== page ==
Even Toyota, the industry’s undisputed champion of electrified vehicles is backing away from pure EVs. Instead, it’s focusing energy on conventional and plug-in hybrids. The company’s chief of research and development, Takeshi Uchiyamada said “The current capabilities of electric vehicles do not meet society’s needs, whether it may be the distance the cars can run, or the costs, or how it takes a long time to charge.”
And that pretty much sums up the problems with today’s electrics. They’re generally too expensive, lack sufficient range and take forever to charge. Additionally, the availability of public recharging stations is far too limited.
SEE ALSO: Toyota Betting on Hybrids, Not EVs
Mainstream electric vehicles have pretty much been a failure, but arguably they make more sense at the premium end of the market. Profit margins on top-dollar vehicles are much higher, meaning Cadillac makes more money selling an XTS than Hyundai does from an Accent.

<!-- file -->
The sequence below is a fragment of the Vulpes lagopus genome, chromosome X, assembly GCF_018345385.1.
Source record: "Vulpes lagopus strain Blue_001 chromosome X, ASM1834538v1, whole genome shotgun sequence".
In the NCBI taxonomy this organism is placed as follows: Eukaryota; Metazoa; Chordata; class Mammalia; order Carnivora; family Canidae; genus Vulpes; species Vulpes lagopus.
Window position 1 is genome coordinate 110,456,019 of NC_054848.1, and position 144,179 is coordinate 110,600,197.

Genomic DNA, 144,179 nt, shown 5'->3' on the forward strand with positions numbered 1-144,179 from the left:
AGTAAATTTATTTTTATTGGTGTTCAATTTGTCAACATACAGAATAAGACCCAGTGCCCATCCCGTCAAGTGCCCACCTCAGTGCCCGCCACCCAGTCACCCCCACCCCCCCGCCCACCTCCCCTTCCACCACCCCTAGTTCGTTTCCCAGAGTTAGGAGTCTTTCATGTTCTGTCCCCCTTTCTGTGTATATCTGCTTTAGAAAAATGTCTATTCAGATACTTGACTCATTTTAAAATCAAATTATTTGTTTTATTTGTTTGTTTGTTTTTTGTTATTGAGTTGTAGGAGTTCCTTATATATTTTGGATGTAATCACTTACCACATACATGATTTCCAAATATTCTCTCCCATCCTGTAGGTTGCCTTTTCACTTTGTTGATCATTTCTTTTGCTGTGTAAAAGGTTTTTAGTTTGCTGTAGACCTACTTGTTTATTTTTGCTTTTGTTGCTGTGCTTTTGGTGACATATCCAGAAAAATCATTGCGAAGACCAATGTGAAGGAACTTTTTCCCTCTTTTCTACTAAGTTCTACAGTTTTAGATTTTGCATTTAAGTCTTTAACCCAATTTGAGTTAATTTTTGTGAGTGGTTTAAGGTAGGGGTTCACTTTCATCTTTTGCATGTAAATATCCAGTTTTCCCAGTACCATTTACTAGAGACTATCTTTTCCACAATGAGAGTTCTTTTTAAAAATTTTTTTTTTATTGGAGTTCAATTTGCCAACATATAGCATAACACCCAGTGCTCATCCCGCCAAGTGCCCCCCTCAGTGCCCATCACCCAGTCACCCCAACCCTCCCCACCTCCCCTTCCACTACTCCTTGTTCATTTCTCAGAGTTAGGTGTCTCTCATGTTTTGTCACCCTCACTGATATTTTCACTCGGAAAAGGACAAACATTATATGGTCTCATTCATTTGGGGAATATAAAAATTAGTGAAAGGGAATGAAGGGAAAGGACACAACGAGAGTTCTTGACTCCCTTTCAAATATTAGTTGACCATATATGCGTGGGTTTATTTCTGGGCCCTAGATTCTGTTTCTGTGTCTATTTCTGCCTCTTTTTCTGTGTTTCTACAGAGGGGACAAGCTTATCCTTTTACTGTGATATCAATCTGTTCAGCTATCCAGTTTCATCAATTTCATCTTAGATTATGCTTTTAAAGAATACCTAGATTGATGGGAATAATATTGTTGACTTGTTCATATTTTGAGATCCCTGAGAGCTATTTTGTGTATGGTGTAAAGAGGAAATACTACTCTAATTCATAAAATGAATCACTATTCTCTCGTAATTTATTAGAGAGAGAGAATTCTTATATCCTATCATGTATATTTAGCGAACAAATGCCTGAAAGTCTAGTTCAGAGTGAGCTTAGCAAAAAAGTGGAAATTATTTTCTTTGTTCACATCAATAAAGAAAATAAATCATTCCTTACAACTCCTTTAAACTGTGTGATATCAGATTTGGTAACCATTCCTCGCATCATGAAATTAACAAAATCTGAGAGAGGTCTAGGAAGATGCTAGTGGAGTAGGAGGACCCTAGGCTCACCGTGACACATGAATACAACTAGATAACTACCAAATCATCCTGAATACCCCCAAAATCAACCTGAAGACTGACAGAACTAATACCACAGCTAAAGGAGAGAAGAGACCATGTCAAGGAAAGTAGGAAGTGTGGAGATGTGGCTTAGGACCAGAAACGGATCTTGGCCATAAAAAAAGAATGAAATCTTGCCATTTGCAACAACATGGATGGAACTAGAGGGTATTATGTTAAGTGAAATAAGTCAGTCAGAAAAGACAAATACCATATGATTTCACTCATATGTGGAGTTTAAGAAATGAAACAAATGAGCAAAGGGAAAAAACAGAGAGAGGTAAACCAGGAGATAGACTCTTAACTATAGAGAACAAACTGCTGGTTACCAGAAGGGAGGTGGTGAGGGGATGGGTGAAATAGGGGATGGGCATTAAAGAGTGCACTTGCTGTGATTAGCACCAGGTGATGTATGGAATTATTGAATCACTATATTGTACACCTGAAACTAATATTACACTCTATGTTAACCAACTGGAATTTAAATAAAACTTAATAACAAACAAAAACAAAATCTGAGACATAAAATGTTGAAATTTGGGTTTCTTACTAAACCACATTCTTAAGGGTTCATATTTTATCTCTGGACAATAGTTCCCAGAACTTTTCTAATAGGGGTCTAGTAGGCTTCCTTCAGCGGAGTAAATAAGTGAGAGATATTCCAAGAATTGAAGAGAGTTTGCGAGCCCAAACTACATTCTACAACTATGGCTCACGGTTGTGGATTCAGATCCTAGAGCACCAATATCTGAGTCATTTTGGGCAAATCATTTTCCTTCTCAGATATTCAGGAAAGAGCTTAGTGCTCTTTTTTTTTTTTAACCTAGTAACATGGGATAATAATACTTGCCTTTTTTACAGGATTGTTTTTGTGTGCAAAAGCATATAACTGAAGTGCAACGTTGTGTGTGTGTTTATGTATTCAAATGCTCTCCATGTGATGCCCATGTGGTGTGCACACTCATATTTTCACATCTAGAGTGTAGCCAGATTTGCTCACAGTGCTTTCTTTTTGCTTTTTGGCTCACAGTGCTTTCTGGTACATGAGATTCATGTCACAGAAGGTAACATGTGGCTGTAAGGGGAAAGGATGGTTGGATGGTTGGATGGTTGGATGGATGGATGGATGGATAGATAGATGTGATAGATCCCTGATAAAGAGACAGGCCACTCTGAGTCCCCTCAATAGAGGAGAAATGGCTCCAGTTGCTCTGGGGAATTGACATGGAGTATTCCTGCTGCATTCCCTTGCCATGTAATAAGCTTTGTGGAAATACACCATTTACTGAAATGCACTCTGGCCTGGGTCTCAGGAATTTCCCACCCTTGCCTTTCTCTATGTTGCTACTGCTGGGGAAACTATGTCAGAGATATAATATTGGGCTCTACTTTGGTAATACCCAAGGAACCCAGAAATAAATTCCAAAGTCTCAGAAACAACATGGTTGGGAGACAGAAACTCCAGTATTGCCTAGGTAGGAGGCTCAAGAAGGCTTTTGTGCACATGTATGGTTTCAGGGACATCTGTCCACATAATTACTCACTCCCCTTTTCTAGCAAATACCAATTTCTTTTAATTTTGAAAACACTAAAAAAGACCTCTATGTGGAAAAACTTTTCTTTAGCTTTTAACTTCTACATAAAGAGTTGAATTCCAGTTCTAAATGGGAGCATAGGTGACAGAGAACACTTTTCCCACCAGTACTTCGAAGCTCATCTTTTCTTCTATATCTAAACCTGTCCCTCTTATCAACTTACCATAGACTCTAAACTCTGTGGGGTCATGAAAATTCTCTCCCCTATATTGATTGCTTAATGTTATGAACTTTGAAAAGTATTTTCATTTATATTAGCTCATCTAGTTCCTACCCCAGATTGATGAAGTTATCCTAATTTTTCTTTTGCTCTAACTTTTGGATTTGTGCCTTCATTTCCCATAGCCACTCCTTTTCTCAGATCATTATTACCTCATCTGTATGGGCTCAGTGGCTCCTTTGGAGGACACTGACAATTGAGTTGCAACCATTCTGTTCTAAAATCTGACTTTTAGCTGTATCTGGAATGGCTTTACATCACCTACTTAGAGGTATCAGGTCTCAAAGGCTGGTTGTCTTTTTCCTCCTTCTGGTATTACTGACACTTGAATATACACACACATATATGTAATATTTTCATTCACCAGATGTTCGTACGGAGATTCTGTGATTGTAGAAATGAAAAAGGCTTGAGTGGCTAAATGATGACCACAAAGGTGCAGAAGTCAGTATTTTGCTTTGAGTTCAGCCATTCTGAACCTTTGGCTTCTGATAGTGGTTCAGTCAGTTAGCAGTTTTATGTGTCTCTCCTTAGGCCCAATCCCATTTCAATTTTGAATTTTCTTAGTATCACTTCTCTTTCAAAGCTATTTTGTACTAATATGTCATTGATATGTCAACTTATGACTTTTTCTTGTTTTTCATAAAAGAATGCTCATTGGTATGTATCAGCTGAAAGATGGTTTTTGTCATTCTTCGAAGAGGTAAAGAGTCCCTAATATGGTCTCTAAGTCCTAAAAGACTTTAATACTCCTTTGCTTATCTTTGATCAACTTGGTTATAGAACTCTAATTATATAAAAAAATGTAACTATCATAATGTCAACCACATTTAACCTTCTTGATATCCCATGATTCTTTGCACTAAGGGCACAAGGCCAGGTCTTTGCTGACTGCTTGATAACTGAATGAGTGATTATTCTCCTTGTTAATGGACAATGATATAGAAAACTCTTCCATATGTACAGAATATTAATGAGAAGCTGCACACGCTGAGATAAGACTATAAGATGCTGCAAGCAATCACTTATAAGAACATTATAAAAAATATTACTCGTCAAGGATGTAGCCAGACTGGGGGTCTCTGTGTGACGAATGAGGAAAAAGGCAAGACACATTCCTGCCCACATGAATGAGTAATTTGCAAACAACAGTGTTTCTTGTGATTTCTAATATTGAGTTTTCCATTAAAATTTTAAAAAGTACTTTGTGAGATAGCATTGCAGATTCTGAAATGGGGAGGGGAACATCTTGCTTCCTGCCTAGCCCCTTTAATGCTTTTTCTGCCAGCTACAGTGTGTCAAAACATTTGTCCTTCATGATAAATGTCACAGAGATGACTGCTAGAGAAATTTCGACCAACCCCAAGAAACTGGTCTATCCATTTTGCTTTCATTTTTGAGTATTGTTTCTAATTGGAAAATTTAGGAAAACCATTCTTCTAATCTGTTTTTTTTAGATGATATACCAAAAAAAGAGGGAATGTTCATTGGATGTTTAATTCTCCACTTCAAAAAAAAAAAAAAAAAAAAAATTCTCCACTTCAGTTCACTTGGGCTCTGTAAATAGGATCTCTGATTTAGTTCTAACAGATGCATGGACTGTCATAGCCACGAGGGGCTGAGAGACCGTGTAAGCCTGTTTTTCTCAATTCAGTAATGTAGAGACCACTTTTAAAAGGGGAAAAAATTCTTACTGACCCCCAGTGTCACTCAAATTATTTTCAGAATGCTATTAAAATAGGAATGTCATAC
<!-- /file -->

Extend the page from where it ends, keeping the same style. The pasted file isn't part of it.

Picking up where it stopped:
Audi’s e-tron concepts are a perfect example of electrifying premium vehicles. The luxury brand has been teasing us for years with the idea of a battery-powered performance machine. So far the German company has released several different concepts wearing the name, many of which resemble the magnificent R8 supercar.
But this may just be another automotive bridge too far. Audi executives had planned to launch the R8 e-tron this year, but as of last October it was reported the project had been put on hold and was under review, practically a death sentence in automotive terms.
However, conflicting reports indicate development is still going forward but that the car will only be offered in tiny numbers. Mark Dahncke, Product and Motorsports Communications Manager for Audi of America said “The R8 e-tron project may still be continued in a very small volume of cars that has yet to be decided. What has been decided is that it will not be executed on a large-scale production basis.” There may still be hope for a top-shelf performance EV from Audi.
At the end of the day electric vehicles are simply too expensive and too limited for most drivers. Car companies are only offering them because they’ve been forced to by California’s ZEV mandate. Until automakers can increase range and lower prices, electric vehicles will continue to be little more than a footnote at the bottom of sales charts.